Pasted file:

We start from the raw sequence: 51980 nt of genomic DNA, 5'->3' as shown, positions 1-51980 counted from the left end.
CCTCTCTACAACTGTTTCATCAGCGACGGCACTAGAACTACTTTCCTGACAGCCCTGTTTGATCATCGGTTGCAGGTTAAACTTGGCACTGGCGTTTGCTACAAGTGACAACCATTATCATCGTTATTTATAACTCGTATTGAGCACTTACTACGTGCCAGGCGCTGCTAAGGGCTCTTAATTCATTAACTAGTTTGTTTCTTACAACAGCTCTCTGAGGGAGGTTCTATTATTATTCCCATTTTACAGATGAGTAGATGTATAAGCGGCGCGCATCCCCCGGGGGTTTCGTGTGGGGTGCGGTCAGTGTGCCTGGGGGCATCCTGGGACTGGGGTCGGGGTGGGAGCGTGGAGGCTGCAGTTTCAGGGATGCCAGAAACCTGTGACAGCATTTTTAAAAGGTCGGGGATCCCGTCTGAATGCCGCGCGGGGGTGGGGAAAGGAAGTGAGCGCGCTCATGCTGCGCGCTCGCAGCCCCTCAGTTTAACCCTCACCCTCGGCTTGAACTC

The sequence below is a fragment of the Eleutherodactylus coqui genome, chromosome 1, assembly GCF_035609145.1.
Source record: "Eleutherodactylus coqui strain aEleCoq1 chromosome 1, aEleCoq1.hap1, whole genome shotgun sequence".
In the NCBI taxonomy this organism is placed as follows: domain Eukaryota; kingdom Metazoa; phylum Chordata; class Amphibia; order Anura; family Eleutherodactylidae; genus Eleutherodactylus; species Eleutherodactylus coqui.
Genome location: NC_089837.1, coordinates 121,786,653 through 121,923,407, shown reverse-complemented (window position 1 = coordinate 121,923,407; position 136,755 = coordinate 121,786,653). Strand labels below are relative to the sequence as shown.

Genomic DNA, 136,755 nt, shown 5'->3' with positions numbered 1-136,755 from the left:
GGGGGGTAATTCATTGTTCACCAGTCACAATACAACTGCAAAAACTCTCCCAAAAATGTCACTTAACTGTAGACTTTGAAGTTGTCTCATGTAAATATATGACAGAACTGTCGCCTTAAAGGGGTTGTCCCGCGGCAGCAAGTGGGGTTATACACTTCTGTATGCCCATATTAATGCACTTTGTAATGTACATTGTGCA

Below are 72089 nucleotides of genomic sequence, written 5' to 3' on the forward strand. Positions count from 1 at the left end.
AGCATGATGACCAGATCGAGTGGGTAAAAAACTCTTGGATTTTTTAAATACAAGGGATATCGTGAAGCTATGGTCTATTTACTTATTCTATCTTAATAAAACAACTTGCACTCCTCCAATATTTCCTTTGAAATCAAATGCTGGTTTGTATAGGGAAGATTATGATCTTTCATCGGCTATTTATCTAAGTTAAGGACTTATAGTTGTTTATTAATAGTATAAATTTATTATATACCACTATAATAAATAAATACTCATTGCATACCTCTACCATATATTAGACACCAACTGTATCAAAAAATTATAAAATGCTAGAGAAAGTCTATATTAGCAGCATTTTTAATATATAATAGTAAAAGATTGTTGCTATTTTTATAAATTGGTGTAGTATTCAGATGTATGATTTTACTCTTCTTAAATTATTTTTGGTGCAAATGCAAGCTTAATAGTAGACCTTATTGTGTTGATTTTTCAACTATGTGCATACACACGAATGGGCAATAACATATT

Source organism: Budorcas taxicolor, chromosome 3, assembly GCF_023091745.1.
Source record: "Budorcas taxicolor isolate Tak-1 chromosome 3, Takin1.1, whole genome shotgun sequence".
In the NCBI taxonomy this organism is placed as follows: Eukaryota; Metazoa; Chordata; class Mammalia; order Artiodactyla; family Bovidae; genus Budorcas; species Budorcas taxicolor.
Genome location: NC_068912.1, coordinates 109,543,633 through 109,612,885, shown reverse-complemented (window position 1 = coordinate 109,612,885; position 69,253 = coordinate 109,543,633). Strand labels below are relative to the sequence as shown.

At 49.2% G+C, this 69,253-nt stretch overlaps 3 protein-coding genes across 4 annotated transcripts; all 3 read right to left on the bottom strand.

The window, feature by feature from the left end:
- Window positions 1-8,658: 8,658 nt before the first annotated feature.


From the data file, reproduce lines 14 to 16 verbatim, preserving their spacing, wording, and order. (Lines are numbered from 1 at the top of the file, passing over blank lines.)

Genome location: NC_068912.1, coordinates 109,543,633 through 109,612,885, shown reverse-complemented (window position 1 = coordinate 109,612,885; position 69,253 = coordinate 109,543,633). Strand labels below are relative to the sequence as shown.

At 49.2% G+C, this 69,253-nt stretch overlaps 3 protein-coding genes across 4 annotated transcripts; all 3 read right to left on the bottom strand.

The window, feature by feature from the left end: